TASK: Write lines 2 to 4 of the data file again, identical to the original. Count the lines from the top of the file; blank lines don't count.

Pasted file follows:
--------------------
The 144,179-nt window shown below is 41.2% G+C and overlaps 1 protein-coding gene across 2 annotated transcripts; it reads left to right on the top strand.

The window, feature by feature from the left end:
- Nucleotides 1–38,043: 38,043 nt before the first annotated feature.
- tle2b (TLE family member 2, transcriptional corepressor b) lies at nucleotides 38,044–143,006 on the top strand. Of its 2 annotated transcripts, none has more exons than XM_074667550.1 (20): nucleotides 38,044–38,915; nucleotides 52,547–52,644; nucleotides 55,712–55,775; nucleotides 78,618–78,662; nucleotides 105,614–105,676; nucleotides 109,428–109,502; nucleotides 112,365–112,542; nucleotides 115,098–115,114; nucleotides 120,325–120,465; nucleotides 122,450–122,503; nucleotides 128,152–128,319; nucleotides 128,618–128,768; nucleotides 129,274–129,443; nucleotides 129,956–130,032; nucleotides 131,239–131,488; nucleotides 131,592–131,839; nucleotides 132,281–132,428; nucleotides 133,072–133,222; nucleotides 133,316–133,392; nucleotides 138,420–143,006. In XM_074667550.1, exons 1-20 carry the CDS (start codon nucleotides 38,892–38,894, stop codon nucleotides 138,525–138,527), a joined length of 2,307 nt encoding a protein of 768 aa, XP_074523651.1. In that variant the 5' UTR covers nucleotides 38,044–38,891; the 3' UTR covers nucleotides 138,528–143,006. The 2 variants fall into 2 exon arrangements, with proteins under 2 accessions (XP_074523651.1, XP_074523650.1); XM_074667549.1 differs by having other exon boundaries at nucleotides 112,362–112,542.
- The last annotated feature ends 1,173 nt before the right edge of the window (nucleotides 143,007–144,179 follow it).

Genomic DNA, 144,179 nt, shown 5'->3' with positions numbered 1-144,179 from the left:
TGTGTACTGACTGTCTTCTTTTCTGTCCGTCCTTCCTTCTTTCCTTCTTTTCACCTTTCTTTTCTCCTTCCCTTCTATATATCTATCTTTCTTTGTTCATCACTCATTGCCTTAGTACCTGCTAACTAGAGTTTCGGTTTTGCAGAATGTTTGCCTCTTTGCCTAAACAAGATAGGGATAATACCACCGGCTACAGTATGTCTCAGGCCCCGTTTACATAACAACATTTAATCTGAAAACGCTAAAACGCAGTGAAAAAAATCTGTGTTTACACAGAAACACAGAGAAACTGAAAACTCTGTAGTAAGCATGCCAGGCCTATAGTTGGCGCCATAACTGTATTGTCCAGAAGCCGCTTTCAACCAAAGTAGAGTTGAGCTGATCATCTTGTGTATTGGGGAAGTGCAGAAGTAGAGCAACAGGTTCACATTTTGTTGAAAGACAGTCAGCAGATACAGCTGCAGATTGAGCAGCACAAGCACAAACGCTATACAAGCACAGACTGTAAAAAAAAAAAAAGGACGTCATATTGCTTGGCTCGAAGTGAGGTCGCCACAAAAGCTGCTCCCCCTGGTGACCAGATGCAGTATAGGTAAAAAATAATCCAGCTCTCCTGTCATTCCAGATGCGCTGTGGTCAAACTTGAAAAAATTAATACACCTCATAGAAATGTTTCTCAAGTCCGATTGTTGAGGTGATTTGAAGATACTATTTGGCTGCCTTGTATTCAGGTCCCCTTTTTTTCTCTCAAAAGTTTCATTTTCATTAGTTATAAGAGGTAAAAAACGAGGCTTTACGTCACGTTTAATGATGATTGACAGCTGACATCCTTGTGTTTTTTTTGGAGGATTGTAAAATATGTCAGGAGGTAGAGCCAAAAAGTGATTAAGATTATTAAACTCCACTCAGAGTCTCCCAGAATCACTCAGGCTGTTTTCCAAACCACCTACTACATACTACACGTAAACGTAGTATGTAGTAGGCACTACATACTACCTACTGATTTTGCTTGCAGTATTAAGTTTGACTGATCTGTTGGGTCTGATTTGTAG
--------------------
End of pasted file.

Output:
The window, feature by feature from the left end:
- Nucleotides 1–38,043: 38,043 nt before the first annotated feature.
- tle2b (TLE family member 2, transcriptional corepressor b) lies at nucleotides 38,044–143,006 on the top strand. Of its 2 annotated transcripts, none has more exons than XM_074667550.1 (20): nucleotides 38,044–38,915; nucleotides 52,547–52,644; nucleotides 55,712–55,775; nucleotides 78,618–78,662; nucleotides 105,614–105,676; nucleotides 109,428–109,502; nucleotides 112,365–112,542; nucleotides 115,098–115,114; nucleotides 120,325–120,465; nucleotides 122,450–122,503; nucleotides 128,152–128,319; nucleotides 128,618–128,768; nucleotides 129,274–129,443; nucleotides 129,956–130,032; nucleotides 131,239–131,488; nucleotides 131,592–131,839; nucleotides 132,281–132,428; nucleotides 133,072–133,222; nucleotides 133,316–133,392; nucleotides 138,420–143,006. In XM_074667550.1, exons 1-20 carry the CDS (start codon nucleotides 38,892–38,894, stop codon nucleotides 138,525–138,527), a joined length of 2,307 nt encoding a protein of 768 aa, XP_074523651.1. In that variant the 5' UTR covers nucleotides 38,044–38,891; the 3' UTR covers nucleotides 138,528–143,006. The 2 variants fall into 2 exon arrangements, with proteins under 2 accessions (XP_074523651.1, XP_074523650.1); XM_074667549.1 differs by having other exon boundaries at nucleotides 112,362–112,542.